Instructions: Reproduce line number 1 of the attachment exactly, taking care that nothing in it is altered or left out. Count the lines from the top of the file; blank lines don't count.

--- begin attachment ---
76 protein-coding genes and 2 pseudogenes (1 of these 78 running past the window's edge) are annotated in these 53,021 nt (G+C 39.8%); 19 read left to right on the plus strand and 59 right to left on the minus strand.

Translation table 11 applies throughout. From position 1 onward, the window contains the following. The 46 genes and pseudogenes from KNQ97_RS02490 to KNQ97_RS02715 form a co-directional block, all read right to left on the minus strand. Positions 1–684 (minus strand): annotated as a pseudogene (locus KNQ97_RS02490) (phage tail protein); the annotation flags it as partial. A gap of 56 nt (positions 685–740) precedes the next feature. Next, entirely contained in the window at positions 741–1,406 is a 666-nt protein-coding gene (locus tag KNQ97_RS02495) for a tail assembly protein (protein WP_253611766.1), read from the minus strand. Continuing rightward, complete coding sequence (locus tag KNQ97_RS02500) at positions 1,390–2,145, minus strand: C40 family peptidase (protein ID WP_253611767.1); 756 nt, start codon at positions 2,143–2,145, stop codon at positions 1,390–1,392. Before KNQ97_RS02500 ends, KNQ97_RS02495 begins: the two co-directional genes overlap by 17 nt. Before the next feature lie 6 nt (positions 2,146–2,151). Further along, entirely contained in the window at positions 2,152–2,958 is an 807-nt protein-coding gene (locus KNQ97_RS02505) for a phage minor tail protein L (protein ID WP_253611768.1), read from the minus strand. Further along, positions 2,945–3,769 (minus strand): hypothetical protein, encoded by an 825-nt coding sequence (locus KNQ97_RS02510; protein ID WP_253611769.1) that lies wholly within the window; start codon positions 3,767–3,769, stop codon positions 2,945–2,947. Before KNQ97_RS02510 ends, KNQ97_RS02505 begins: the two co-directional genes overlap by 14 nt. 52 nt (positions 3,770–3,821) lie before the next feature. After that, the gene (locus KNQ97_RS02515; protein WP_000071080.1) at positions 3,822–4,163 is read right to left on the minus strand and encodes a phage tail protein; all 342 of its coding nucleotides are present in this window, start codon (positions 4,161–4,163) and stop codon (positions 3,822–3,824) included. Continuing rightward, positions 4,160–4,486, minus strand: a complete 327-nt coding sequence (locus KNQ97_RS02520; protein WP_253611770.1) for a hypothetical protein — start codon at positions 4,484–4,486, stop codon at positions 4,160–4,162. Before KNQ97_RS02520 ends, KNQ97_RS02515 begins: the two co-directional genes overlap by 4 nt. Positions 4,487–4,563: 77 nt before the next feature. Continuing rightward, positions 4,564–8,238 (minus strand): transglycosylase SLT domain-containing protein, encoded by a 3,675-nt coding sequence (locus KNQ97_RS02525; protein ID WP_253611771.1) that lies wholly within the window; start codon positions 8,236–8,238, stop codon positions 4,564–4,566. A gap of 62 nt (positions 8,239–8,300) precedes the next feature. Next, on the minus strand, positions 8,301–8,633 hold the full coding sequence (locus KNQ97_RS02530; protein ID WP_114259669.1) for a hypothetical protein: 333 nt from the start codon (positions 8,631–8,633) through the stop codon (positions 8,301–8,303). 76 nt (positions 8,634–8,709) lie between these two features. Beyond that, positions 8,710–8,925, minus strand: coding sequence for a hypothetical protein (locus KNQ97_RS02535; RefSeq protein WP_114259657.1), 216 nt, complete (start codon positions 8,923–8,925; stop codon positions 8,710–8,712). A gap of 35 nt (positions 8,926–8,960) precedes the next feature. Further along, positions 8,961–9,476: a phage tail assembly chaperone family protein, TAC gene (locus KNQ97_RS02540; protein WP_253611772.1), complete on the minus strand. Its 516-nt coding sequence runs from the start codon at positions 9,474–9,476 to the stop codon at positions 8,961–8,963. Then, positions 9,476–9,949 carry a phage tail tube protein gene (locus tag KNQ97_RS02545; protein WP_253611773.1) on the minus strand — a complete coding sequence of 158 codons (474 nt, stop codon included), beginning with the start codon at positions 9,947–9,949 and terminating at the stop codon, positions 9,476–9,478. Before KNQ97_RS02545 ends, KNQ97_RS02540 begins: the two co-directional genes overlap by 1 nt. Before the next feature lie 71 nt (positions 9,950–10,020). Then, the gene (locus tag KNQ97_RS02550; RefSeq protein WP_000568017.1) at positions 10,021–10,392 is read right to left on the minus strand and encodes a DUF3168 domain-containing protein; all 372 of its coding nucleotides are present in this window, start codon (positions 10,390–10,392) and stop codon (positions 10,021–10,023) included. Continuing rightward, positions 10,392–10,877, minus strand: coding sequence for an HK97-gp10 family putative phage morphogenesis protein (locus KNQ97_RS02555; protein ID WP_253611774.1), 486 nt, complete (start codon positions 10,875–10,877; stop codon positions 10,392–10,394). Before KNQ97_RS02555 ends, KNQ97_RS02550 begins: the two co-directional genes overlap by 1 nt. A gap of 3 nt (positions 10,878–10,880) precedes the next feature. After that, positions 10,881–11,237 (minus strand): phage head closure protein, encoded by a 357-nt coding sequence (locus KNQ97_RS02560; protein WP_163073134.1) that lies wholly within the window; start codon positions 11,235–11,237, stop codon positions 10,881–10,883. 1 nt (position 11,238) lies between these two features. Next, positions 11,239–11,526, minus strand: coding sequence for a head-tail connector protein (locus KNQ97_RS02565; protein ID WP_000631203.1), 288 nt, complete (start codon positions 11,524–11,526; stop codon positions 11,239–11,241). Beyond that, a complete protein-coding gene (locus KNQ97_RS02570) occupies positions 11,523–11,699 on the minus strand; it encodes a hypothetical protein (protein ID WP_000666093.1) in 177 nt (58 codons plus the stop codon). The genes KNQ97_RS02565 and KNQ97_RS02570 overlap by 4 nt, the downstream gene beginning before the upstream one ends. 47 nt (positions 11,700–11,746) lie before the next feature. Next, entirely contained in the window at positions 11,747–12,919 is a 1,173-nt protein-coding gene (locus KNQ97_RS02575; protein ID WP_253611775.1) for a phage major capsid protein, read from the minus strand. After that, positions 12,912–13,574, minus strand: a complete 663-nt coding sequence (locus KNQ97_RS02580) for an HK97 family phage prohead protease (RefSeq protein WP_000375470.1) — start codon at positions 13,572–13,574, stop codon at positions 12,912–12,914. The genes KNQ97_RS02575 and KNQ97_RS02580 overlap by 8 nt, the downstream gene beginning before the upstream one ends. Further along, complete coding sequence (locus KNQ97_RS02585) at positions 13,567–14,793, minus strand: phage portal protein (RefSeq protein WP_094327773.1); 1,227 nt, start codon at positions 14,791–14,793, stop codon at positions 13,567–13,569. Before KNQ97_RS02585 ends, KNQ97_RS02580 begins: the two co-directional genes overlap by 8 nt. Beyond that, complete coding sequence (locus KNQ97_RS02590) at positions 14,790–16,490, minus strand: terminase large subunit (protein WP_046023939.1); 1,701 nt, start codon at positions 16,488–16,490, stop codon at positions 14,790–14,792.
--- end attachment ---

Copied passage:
76 protein-coding genes and 2 pseudogenes (1 of these 78 running past the window's edge) are annotated in these 53,021 nt (G+C 39.8%); 19 read left to right on the plus strand and 59 right to left on the minus strand.